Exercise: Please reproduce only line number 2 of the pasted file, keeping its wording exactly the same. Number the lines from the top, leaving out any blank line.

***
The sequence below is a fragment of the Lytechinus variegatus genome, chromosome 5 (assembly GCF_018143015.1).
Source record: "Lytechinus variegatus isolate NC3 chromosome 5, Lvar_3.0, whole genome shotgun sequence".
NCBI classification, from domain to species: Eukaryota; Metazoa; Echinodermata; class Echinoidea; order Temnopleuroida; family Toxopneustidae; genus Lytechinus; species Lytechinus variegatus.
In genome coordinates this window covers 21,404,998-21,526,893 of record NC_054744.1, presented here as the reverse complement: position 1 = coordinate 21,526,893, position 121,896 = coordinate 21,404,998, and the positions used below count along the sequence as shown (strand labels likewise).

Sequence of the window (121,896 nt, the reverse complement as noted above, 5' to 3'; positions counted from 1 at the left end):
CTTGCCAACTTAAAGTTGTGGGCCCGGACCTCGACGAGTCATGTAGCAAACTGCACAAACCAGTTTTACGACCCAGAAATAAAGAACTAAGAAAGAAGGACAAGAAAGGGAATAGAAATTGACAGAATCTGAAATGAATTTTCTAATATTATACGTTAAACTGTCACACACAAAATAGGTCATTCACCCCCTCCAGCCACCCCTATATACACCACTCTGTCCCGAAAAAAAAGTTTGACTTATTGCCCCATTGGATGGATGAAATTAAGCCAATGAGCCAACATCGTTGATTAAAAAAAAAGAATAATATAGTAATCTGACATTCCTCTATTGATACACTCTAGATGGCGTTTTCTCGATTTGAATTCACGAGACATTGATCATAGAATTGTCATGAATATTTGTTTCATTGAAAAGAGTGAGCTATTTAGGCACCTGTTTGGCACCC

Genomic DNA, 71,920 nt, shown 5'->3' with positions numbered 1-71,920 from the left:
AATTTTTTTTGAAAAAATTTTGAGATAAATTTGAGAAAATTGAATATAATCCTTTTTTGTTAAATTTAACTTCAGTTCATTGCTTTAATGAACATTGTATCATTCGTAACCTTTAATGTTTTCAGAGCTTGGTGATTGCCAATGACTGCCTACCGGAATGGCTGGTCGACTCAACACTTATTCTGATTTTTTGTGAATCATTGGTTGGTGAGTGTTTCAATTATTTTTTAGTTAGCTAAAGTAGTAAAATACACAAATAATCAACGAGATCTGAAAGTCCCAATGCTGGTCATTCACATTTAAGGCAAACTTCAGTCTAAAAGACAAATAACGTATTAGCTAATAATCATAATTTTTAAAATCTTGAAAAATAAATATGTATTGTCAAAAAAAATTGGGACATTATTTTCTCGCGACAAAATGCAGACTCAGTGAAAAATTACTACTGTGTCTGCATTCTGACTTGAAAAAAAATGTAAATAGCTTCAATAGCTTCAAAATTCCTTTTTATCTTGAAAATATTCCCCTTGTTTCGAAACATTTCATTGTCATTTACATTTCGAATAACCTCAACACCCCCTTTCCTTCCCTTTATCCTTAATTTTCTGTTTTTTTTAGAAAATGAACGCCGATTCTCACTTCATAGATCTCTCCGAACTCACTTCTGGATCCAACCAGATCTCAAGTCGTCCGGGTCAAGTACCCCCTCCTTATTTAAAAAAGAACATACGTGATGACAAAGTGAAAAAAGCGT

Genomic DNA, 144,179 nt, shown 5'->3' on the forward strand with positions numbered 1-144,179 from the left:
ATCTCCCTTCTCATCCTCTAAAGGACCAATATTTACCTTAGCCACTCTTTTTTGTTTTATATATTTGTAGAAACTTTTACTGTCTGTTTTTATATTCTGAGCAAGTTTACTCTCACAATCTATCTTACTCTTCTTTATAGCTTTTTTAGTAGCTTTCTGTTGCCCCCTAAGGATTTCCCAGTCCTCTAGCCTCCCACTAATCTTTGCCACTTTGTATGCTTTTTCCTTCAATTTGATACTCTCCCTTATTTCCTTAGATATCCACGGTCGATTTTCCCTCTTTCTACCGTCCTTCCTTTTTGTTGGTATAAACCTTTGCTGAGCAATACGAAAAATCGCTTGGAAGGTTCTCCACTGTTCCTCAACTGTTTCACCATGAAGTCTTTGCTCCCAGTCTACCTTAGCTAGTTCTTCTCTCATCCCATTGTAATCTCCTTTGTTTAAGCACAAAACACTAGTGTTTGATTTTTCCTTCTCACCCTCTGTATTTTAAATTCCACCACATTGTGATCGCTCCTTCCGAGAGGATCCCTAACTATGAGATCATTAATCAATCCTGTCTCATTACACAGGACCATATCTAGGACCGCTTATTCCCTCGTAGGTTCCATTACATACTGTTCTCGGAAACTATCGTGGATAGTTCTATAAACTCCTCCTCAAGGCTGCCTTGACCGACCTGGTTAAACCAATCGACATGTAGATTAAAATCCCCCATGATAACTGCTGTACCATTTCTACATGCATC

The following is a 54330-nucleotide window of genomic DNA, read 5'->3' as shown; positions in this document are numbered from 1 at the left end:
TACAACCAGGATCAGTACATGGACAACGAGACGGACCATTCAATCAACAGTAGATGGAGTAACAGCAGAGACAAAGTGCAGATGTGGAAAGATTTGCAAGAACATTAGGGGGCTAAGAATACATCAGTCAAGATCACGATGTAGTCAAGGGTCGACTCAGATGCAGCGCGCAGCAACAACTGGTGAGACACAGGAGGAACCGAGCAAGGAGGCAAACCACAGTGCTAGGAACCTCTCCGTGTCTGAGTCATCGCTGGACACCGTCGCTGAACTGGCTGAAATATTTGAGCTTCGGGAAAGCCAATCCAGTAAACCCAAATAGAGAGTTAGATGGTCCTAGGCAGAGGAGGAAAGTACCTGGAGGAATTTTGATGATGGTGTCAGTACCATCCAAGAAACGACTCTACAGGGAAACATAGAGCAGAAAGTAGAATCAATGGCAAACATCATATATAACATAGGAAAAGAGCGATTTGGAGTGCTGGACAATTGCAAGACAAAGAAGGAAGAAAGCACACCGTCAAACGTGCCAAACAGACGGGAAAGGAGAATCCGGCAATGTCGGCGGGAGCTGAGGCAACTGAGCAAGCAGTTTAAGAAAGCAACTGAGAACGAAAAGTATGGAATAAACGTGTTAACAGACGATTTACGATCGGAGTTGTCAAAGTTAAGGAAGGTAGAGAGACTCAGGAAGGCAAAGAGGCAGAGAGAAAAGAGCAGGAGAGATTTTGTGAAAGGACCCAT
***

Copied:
Source record: "Lytechinus variegatus isolate NC3 chromosome 5, Lvar_3.0, whole genome shotgun sequence".